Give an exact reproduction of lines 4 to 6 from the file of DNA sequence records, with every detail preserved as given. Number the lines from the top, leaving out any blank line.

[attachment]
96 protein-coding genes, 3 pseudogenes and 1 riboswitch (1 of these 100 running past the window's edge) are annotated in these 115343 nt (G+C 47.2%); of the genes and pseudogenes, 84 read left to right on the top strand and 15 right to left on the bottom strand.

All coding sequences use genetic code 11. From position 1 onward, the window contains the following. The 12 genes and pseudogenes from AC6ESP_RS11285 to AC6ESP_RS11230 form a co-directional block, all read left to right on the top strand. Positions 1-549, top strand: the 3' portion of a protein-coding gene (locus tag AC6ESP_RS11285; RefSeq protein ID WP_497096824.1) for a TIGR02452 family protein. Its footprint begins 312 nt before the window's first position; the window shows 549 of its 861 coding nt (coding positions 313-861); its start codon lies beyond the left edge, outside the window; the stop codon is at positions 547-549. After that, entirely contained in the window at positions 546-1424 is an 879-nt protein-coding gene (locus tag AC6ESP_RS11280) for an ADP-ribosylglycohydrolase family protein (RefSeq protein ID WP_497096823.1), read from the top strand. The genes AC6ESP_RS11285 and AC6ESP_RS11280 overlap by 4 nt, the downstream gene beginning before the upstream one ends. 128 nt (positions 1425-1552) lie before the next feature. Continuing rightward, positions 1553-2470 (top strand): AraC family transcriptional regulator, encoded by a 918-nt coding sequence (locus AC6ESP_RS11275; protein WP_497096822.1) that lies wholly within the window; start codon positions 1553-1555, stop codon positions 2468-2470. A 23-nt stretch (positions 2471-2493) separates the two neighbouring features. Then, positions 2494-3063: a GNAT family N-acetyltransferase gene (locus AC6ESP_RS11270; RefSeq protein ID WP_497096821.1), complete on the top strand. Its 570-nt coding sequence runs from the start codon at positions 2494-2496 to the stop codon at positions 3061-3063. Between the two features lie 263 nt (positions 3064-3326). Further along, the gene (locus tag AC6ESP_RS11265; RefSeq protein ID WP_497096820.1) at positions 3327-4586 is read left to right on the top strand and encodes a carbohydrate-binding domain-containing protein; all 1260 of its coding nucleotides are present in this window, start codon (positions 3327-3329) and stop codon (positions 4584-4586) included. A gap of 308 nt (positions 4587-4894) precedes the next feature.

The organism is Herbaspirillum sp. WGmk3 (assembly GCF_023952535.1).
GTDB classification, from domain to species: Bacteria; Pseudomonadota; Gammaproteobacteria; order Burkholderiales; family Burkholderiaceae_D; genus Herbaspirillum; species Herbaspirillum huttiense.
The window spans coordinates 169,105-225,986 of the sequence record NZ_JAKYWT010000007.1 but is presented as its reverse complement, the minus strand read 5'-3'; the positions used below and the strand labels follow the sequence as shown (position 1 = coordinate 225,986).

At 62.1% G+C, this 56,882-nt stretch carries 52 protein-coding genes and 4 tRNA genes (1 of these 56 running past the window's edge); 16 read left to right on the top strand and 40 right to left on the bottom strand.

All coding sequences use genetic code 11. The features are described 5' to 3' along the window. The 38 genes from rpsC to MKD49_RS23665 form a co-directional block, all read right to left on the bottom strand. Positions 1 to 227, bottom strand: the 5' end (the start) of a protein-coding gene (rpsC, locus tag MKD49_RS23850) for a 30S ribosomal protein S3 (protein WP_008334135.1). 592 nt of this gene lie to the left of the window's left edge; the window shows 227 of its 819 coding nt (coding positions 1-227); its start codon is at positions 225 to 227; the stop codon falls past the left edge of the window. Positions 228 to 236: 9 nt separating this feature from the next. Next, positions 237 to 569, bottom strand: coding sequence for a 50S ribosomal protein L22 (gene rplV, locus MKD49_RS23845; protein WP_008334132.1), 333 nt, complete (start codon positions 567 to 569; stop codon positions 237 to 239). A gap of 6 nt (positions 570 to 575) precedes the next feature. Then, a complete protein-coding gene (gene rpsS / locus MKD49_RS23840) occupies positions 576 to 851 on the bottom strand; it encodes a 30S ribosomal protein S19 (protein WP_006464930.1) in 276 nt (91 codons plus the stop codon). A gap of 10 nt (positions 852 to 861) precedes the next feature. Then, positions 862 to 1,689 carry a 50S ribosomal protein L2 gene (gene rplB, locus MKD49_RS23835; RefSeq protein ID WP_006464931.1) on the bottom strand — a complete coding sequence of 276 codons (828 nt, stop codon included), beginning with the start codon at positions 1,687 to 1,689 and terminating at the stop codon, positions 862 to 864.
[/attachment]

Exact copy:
GTDB classification, from domain to species: Bacteria; Pseudomonadota; Gammaproteobacteria; order Burkholderiales; family Burkholderiaceae_D; genus Herbaspirillum; species Herbaspirillum huttiense.
The window spans coordinates 169,105-225,986 of the sequence record NZ_JAKYWT010000007.1 but is presented as its reverse complement, the minus strand read 5'-3'; the positions used below and the strand labels follow the sequence as shown (position 1 = coordinate 225,986).

At 62.1% G+C, this 56,882-nt stretch carries 52 protein-coding genes and 4 tRNA genes (1 of these 56 running past the window's edge); 16 read left to right on the top strand and 40 right to left on the bottom strand.